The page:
8 April 2017
Rep. Dana Rohrabacher,
101 Main Street #380
Huntington Beach, CA 92648
I’m in two minds about yesterday’s strike on the Syrian air base. On the one hand, I find myself in very (!) reluctant agreement (!) with the president, that such a vile attack on Assad’s own people should not be allowed to go without appropriate response. Obama was widely criticized in a similar situation, but those so eager to criticize him forget that there was response, in the form of a carefully worked agreement with Moscow to remove chemical weapons to safety, beyond Assad’s reach. Putin’s assurance was proved specious, and not only by the autocrat’s attack last week. There have been many more.
But why now? And would it have been possible to have made an appropriate response without Trump’s act of aggression? I think so, at least initially. Following Obama’s example, some serious further, high-level diplomatic effort with Moscow just might have resulted in a withdrawal, or at least a weakening, of Russia’s effort to keep the Syrian regime in power.
Trump, however—I’m afraid not surprisingly—chose aggression first, over possible diplomacy. I hate violence in all its forms, and am firm in my belief that it does little other than beget further violence. Still, I do take note that the action was restrained—perhaps so restrained as to be ineffective—and that the loss of life was minimal. I believe that we have balanced military minds to thank for that. We can now do little more than cross our fingers in the hope that this small action does not trigger worse things to come.
What troubles me almost more than the action, though, is the impulsiveness with which it was authorized. As many others have already noted, one day it was: Hands off Syria, it’s their business. The very next, day it was: Bombs away! Where was the time to seriously weigh the possible consequences? To consider the alternatives?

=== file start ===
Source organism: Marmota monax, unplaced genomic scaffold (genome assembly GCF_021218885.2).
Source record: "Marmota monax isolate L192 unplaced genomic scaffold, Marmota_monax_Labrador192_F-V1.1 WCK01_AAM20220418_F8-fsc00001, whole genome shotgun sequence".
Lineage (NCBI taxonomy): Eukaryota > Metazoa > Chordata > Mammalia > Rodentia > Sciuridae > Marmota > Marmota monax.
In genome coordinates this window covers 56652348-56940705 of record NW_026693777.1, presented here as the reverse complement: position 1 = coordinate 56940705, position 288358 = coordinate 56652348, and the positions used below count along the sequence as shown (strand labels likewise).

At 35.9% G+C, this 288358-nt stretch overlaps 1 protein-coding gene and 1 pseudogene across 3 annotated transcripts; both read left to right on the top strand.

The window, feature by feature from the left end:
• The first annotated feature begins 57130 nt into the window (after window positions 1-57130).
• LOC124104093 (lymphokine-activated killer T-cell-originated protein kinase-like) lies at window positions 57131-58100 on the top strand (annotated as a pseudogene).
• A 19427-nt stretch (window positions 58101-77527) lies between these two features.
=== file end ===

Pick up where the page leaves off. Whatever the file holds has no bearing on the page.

And what else does this episode have to say about our reality television president*, who responds with such alacrity to images on TV? No matter how distressing the pictures he saw, no matter how moved he was by them—as we all were—the complete one hundred eighty degree turn in policy in a single day in response to those mages will have sent a perplexing message to the rest of the world. We are a strong—perhaps still the dominant nation. The global community needs to know that we can’t be pushed into reactive response by distressing images. What about images from South Sudan? From Yemen? From Mosul? Will Trump be so easily moved to drop bombs by every despicable act of cruelty in the world?
We can only hope not. There are too many of them. He would do better to revise those savage cuts he proposes in foreign aid, and work diligently for peace, along with a new, cooperative vision of world unity and the well-being of its population.
Peter Clothier, Ph.D.